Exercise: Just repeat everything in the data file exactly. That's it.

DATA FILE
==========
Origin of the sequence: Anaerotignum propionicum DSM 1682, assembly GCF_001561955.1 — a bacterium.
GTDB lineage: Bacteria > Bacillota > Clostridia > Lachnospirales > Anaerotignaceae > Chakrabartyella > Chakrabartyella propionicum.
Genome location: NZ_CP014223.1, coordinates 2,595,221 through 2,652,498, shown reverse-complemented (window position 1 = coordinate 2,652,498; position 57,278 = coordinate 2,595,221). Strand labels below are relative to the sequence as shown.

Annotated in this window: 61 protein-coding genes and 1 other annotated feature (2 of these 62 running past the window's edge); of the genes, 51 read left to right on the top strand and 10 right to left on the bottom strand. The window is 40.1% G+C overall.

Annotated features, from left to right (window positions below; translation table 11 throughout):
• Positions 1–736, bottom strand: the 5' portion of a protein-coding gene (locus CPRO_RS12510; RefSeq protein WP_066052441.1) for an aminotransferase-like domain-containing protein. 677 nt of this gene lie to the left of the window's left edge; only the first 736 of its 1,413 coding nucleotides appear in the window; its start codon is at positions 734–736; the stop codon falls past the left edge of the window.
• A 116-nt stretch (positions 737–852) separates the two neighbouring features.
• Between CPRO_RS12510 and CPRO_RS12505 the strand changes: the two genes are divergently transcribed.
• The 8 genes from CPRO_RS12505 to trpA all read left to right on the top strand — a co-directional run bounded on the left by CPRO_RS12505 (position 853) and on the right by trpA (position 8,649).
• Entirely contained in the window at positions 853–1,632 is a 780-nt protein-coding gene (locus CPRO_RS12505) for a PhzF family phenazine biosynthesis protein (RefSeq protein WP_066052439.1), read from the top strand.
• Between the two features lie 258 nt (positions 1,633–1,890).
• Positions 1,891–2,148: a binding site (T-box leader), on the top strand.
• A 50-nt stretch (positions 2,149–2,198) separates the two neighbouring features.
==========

Origin of the sequence: Anaerotignum propionicum DSM 1682, assembly GCF_001561955.1 — a bacterium.
GTDB lineage: Bacteria > Bacillota > Clostridia > Lachnospirales > Anaerotignaceae > Chakrabartyella > Chakrabartyella propionicum.
Genome location: NZ_CP014223.1, coordinates 2,595,221 through 2,652,498, shown reverse-complemented (window position 1 = coordinate 2,652,498; position 57,278 = coordinate 2,595,221). Strand labels below are relative to the sequence as shown.

Annotated in this window: 61 protein-coding genes and 1 other annotated feature (2 of these 62 running past the window's edge); of the genes, 51 read left to right on the top strand and 10 right to left on the bottom strand. The window is 40.1% G+C overall.

Annotated features, from left to right (window positions below; translation table 11 throughout):
• Positions 1–736, bottom strand: the 5' portion of a protein-coding gene (locus CPRO_RS12510; RefSeq protein WP_066052441.1) for an aminotransferase-like domain-containing protein. 677 nt of this gene lie to the left of the window's left edge; only the first 736 of its 1,413 coding nucleotides appear in the window; its start codon is at positions 734–736; the stop codon falls past the left edge of the window.
• A 116-nt stretch (positions 737–852) separates the two neighbouring features.
• Between CPRO_RS12510 and CPRO_RS12505 the strand changes: the two genes are divergently transcribed.
• The 8 genes from CPRO_RS12505 to trpA all read left to right on the top strand — a co-directional run bounded on the left by CPRO_RS12505 (position 853) and on the right by trpA (position 8,649).
• Entirely contained in the window at positions 853–1,632 is a 780-nt protein-coding gene (locus CPRO_RS12505) for a PhzF family phenazine biosynthesis protein (RefSeq protein WP_066052439.1), read from the top strand.
• Between the two features lie 258 nt (positions 1,633–1,890).
• Positions 1,891–2,148: a binding site (T-box leader), on the top strand.
• A 50-nt stretch (positions 2,149–2,198) separates the two neighbouring features.